Dangers Of Weed During Pregnancy

Marijuana and pregnancy are still under clinical trials to fully understand the mechanisms. However, one thing is clear; THC crosses the placenta into the baby’s system. THC and pregnancy are never good combinations as THC affects the physiological environment and the transport mechanism of the placenta. Studies have proved that CBD in cannabis enhances the placenta’s permeability, leaving it vulnerable to accepting toxins from the pot and any other substance. Moreover, some studies suggest that using weed in pregnancy can be associated with the risk of miscarriage. It is rather a matter of making the right decision for the physical and mental health of the unborn child.

Cannabis And Fertility

There is no clear distinction on the effects of cannabis on fertility. Chronic smokers experience difficulty in getting pregnant. In women, this decrease in fertility is due to abnormal ovulation and the eggs being impaired to produce embryos. In some cases, weed increases the possibility of a miscarriage due to the exposure of the fetus to various toxic metabolites.

Marijuana has been found to increase the rate of impotence in men. The negative effect of pot on male fertility may include low sperm count, low sperm motility, and the inability to ejaculate.

Marijuana And Breastfeeding

The legality of cannabis does not mean it is safe. Many people are still confused about the issue of marijuana and pregnancy due to information gaps. As earlier stated, over 400 active chemicals are represented in pot and can be channeled down to the child either during pregnancy or through breastfeeding. Marijuana and breastfeeding expose the baby to various potent toxins that impair physical health and mental development.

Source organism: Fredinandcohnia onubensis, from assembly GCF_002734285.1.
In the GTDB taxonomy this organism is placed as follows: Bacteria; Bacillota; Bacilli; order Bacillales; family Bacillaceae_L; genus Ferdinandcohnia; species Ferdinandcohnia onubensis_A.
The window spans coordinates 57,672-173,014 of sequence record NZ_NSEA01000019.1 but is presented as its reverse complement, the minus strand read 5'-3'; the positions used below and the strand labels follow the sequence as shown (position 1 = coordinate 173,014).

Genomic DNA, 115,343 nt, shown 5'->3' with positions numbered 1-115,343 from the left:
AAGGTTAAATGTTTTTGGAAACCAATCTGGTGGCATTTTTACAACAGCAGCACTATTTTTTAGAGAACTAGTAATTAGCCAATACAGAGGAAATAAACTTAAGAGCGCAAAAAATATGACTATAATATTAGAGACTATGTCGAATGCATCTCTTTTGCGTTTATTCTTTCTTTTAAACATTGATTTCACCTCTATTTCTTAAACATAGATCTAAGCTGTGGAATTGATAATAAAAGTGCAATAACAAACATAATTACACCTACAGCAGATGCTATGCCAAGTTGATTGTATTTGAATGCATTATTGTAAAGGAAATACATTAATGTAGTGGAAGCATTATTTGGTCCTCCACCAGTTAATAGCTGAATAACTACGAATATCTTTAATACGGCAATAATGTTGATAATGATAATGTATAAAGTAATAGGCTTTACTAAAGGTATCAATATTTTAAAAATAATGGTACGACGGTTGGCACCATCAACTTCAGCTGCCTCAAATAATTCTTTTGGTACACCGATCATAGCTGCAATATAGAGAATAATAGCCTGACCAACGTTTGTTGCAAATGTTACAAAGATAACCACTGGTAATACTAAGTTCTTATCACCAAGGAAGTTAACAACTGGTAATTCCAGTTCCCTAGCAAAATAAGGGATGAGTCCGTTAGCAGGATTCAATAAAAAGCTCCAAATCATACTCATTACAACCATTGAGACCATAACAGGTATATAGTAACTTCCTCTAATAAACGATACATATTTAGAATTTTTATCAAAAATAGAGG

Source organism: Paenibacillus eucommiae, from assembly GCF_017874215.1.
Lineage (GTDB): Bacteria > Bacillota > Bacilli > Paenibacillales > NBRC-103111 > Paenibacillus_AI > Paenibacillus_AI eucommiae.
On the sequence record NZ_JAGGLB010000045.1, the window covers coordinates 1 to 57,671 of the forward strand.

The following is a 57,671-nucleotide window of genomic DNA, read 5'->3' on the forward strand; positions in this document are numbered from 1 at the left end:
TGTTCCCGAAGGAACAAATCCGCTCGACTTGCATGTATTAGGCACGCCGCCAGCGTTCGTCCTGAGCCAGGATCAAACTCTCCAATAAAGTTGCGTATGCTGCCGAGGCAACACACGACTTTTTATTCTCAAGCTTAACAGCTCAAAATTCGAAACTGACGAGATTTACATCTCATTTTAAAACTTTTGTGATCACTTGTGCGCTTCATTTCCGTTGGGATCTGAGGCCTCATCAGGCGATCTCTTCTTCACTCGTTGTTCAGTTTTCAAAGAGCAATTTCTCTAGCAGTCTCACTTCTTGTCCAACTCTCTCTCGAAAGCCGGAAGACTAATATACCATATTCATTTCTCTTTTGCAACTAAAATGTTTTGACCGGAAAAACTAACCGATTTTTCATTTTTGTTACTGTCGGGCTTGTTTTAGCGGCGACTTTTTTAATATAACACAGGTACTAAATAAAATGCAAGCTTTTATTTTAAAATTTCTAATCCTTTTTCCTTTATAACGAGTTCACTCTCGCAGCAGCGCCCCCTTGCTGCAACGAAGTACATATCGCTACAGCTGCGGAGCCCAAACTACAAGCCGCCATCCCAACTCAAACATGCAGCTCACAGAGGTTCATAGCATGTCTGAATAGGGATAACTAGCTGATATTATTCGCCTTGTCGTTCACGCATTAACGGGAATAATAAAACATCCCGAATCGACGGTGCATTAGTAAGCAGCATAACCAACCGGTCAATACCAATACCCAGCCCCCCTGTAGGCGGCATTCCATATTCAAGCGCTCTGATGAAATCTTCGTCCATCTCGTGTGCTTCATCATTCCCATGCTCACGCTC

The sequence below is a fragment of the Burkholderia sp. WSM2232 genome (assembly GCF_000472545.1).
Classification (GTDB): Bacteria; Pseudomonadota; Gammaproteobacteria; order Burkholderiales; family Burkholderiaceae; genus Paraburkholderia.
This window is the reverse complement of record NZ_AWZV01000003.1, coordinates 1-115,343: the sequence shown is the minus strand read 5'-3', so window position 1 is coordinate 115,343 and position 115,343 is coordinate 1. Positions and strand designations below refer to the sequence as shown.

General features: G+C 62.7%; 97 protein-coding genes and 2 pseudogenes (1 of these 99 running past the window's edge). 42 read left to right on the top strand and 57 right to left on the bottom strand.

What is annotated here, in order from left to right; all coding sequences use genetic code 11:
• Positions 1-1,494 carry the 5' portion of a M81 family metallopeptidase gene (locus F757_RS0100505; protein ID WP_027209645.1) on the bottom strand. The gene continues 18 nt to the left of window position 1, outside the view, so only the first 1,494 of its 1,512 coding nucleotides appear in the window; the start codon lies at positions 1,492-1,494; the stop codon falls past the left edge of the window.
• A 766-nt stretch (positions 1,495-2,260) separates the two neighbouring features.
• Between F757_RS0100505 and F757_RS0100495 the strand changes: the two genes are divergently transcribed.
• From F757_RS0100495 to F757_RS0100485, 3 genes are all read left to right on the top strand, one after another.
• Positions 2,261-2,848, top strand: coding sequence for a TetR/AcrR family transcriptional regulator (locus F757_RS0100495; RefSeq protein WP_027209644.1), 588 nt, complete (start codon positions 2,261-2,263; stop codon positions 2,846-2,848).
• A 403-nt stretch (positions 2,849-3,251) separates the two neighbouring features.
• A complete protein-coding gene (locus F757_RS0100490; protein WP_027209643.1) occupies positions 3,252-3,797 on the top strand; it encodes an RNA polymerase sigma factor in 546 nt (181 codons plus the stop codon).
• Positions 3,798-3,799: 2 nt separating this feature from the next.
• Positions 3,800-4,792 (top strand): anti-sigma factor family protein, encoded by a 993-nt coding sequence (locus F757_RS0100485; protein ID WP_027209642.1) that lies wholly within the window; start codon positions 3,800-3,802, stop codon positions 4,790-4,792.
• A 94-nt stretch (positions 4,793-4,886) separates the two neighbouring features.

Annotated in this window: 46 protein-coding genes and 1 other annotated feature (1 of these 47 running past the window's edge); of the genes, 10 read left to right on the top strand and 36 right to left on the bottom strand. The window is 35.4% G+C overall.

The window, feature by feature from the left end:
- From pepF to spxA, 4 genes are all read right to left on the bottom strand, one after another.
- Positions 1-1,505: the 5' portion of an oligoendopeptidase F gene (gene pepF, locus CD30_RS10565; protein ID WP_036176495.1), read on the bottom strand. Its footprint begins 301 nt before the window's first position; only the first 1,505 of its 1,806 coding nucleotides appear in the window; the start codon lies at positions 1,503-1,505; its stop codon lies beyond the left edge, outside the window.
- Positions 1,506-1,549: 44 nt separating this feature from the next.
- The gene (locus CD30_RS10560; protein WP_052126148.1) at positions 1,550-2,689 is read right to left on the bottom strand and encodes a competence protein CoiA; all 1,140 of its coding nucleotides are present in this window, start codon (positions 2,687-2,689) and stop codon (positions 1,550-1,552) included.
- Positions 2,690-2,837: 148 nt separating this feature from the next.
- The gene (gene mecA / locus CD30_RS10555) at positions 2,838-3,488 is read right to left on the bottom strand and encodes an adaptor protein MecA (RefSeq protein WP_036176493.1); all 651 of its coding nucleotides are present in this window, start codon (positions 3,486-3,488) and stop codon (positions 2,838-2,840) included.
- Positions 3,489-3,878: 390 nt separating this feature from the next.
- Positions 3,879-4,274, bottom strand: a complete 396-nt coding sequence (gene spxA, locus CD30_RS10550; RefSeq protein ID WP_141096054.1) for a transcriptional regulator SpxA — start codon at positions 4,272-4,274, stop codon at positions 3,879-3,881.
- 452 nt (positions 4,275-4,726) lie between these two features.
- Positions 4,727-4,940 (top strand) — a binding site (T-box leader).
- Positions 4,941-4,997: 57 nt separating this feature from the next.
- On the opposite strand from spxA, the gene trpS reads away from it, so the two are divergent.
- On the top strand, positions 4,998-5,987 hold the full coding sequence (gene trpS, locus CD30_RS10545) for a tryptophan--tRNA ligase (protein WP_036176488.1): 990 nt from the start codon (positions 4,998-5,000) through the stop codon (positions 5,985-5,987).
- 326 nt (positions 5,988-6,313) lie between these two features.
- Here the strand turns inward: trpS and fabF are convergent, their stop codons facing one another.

Marijuana use disorder has been found, not only in adults but in toddlers aged 3-4 years, as well as extreme hyperactivity and impulsivity. There are also other issues, such as cognitive disabilities related to breastfeeding, pregnancy, and marijuana.

Side Effects of Marijuana During Pregnancy

There are innumerable side effects of smoking weed while pregnant.

Possible Health Complications Include:

  • Disrupting the circulation of oxygen in the blood through the placenta
  • Impaired brain development in the fetus
  • Faintness and increased risk of injury through sudden falls
  • Affecting the growth and development of the infant
  • Low birth-weight in the neonate
  • Premature birth
  • Increase in the possibility of a stillbirth
  • Increase in the tendencies of anemia in the mother
  • Impaired cognitive abilities for the child later in life

The connection between marijuana and pregnancy is highly controversial and should be discussed extensively with a medical professional, especially for long-time weed users who may require some support in stopping pot.